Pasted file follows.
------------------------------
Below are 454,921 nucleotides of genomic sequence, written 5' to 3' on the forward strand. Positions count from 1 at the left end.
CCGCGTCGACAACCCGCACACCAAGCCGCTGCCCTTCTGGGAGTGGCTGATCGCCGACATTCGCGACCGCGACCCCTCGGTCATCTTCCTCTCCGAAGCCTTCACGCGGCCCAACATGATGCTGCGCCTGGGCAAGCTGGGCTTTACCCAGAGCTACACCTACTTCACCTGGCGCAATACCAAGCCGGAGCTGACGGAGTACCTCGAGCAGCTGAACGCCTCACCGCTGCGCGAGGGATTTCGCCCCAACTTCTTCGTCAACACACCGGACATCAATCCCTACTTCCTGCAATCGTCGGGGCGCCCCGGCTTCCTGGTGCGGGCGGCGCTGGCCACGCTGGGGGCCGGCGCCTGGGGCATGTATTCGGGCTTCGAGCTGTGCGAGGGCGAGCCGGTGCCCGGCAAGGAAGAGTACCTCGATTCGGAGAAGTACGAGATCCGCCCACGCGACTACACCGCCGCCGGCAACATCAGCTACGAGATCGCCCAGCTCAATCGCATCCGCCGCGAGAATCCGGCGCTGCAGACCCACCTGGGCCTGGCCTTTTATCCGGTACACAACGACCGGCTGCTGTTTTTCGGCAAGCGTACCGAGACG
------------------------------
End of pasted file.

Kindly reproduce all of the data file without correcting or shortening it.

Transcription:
Below are 454,921 nucleotides of genomic sequence, written 5' to 3' on the forward strand. Positions count from 1 at the left end.
CCGCGTCGACAACCCGCACACCAAGCCGCTGCCCTTCTGGGAGTGGCTGATCGCCGACATTCGCGACCGCGACCCCTCGGTCATCTTCCTCTCCGAAGCCTTCACGCGGCCCAACATGATGCTGCGCCTGGGCAAGCTGGGCTTTACCCAGAGCTACACCTACTTCACCTGGCGCAATACCAAGCCGGAGCTGACGGAGTACCTCGAGCAGCTGAACGCCTCACCGCTGCGCGAGGGATTTCGCCCCAACTTCTTCGTCAACACACCGGACATCAATCCCTACTTCCTGCAATCGTCGGGGCGCCCCGGCTTCCTGGTGCGGGCGGCGCTGGCCACGCTGGGGGCCGGCGCCTGGGGCATGTATTCGGGCTTCGAGCTGTGCGAGGGCGAGCCGGTGCCCGGCAAGGAAGAGTACCTCGATTCGGAGAAGTACGAGATCCGCCCACGCGACTACACCGCCGCCGGCAACATCAGCTACGAGATCGCCCAGCTCAATCGCATCCGCCGCGAGAATCCGGCGCTGCAGACCCACCTGGGCCTGGCCTTTTATCCGGTACACAACGACCGGCTGCTGTTTTTCGGCAAGCGTACCGAGACG